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Australia's Prime Minister Tony Abbott said on Monday it was now highly unlikely that any debris from the missing Malaysian jet would be found on the ocean surface, with the search effort entering a new phase.
"I am now required to say to you that it is highly unlikely that we will find any aircraft debris on the ocean surface. By this stage, 52 days into the search, most material would have become waterlogged and sunk," Abbott said at a news conference in Canberra, the Australian capital.
Malaysian Airlines Flight MH370 with 239 passengers and crew on board went missing on March 8 during a flight from Kuala Lumpur to Beijing.
It is suspected to have gone down in the southern Indian Ocean and this is where the search effort coordinated by Australian authorities in recent weeks has focused its attention.
"We are going to enter a new phase of the search, focusing under the sea. The Bluefin 21 submersible will continue in operation, we are looking to an intensified, underwater search involving different technology," Abbott added, referring to a sonar search for the plane.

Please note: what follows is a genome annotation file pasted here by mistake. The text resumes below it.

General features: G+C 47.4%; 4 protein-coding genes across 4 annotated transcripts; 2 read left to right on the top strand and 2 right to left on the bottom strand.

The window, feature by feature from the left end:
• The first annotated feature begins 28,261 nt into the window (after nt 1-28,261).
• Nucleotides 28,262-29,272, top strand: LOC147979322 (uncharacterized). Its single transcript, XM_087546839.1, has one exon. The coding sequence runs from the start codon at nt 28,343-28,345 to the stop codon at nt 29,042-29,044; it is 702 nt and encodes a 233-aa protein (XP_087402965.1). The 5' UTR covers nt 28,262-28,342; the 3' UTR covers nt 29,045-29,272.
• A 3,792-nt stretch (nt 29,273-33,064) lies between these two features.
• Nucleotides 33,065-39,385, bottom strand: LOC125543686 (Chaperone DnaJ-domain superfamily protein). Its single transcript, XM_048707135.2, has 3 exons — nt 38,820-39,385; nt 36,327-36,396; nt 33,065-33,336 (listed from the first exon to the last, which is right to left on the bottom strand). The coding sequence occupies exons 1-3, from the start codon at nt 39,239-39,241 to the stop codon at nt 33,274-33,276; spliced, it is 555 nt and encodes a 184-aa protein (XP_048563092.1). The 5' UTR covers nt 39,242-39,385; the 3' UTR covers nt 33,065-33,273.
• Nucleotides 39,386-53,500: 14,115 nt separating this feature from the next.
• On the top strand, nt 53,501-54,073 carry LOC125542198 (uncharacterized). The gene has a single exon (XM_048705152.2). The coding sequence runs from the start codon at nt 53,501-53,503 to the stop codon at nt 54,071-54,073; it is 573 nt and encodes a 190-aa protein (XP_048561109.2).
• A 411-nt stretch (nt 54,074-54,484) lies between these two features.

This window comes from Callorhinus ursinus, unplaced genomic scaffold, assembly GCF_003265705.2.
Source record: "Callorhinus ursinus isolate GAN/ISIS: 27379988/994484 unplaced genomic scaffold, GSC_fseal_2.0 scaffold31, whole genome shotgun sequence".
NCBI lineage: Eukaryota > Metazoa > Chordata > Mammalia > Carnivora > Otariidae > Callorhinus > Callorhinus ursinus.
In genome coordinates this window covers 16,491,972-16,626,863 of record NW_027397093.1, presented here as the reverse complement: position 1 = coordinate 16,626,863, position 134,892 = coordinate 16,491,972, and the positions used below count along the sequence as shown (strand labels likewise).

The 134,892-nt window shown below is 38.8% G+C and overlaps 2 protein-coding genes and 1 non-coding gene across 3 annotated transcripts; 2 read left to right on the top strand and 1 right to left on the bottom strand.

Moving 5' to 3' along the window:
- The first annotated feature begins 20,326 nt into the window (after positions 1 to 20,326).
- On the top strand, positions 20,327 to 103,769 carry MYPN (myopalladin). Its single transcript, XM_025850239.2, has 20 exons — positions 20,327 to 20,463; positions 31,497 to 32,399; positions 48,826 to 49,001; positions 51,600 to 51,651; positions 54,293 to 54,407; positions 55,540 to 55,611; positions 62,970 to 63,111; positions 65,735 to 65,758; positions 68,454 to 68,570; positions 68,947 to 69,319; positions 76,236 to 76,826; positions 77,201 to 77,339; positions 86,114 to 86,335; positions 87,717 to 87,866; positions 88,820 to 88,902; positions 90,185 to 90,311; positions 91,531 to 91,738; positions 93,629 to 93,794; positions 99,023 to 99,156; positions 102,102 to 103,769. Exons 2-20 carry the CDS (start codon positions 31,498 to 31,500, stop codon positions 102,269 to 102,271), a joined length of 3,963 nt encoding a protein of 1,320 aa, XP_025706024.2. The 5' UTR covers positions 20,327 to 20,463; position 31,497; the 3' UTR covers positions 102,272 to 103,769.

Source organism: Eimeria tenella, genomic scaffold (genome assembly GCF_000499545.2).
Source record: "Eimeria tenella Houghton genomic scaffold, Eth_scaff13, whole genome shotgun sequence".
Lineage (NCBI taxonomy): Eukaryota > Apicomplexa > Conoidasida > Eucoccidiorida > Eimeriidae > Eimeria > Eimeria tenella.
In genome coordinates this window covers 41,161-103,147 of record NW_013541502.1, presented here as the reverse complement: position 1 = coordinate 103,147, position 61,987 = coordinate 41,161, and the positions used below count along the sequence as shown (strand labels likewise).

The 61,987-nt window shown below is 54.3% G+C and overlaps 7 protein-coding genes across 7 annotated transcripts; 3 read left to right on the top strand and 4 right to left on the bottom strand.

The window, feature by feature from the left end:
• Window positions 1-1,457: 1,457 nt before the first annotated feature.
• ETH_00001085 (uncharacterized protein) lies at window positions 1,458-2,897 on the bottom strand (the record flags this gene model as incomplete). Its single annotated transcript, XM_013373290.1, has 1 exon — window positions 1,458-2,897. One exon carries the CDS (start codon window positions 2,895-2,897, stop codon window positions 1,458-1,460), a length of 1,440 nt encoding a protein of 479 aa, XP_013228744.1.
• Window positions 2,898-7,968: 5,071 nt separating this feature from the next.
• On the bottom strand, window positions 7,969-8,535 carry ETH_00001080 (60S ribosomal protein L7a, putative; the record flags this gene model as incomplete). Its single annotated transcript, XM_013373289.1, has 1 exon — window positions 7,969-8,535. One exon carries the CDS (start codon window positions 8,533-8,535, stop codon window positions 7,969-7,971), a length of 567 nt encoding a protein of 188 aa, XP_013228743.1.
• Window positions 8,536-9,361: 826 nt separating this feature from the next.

"In particular, using specialized side-scan sonar equipment tied behind chips to scan the sea bed for evidence of aircraft wreckage. The Australian government, in consultation with Malaysia's government, is willing to engage 1 or more commercial companies to undertake this work," Abbott said.
Malaysia, China, Japan, New Zealand, South Korea, Britain and the U.S. are assisting Australia in trying to solve what is the most expensive search in aviation history.
Read More Timeline of Flight MH370
The cost of the operation could be in the region of A$60 million (US$ 56 billion) Abbott said at the news conference.
U.S. President Barack Obama during a visit to Kuala Lumpur, Malaysia's capital city, on Sunday said the U.S. was fully committed to providing more resources in the search for the missing plane.
Australia and Malaysia have been under pressure to bring closure to grieving families of those on board MH370, most of whom were Chinese.
"I'm not in the business of making excuses for failures, I'm in the business of doing everything we can to achieve rock solid information on the whereabouts of this aircraft," Abbott said.
"We are going to methodically, carefully, to the very best of contemporary technology, search the entire probable impact zone, 700 kilometers by 80 kilometers, we will search it all," he added.